Egalitarians would respond that this is proof-texting, and that it is wrong to build theology on a handful of passages, especially if it has significant social ramifications. How can you say women must not have authority over men when God clearly placed Deborah in a position of spiritual and civic authority over an entire nation? How can you insist that Paul wants women to remain silent when elsewhere he urges them to wear the traditional head coverings when they are prophesying (speaking the word of God) and praying in church? If Paul was so opposed to women doing what he told the Ephesian women not to do in 1 Timothy 2:12, why does he brag on teachers like Priscilla, deacons like Phoebe, apostles like Junia, and dozens of other female leaders and co-workers? What are we to make of the fact that Paul’s writings and view of women were radically feminist for his day–the man was, after all, credited with writing the first egalitarian statement in history, Galatians 3:28–but are viewed as oppressive in modern society, and used to limit the ministry of intelligent, well-educated, sold-out Christian women?
I am convinced poor Paul would roll over in his grave.
I would contend that most American evangelicals learned theology the way I did–from Sunday School lessons and thirty-minute sermons, from simple, informative tracts and pamphlets, from concordances and maybe commentaries if we were really committed. We were taught the Right Answers to the Common Questions, so we could get stars in Sunday School and win debates with our unbelieving friends.
If we sometimes lacked nuance or historical insight, or failed to take all of the Bible into consideration, well, you don’t know what you don’t know, until you know it.
Like I said in my last post, taking the whole counsel of the word of God into account is not an egalitarian or complementarian trait–anyone will do so if they are studying the Bible conscientiously, and may honestly come to different conclusions about a wide variety of issues. But understanding the importance of context, both biblical and historical, is crucial to understanding why egalitarians don’t swallow the Sunday School answers about gender roles that most evangelicals were brought up with.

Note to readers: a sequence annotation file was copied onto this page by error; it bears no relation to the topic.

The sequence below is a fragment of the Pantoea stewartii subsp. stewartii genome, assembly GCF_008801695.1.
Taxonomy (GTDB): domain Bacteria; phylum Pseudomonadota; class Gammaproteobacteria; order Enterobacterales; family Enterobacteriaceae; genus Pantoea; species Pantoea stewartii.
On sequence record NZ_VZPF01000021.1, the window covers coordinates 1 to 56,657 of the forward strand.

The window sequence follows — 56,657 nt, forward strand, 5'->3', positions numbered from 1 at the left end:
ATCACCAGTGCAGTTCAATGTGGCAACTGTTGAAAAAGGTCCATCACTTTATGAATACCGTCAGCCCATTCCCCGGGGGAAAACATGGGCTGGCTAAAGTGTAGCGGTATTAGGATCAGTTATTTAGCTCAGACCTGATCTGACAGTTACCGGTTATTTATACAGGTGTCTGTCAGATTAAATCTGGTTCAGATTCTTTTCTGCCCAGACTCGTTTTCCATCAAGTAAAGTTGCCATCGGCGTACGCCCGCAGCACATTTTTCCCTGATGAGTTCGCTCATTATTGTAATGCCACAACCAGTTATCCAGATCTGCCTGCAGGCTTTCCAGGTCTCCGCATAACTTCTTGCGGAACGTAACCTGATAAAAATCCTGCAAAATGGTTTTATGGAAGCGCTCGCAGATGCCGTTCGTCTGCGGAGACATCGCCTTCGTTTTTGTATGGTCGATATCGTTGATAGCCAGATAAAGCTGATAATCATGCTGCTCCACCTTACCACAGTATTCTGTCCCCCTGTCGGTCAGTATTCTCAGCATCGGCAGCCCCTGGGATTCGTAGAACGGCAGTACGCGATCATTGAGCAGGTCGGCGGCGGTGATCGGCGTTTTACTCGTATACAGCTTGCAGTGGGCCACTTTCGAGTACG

There is so much more that could and should be said, but this post is getting long, and others have said it better than I could. I’ll post some resources for further study.
How to Read the Bible for All Its Worth, by Gordon Fee and Douglas Stuart, is an evangelical classic, and an excellent guide to reading, understanding, and interpreting the Bible. The two chapters on studying the epistles are invaluable to understanding what I’ve been talking about in this article. Read it!
The Blue Parakeet: Rethinking How You Read the Bible by Scot McKnight is another book that belongs on your bedside table. How are we to understand those troubling passages that don’t seem to be consistent with the rest of the Bible, much less morality and common sense? McKnight’s analysis is readable and helpful.
If you want to hear an egalitarian response to verses that seem to limit women, Christians for Biblical Equality has posted a number of Short Answers to Challenging Texts, and scads of other free, online articles.
This article by Ray Ciampa on what the Bible has to say about the relationship between husbands and wives does a great job of explaining the importance of understanding historical and cultural context of the Bible.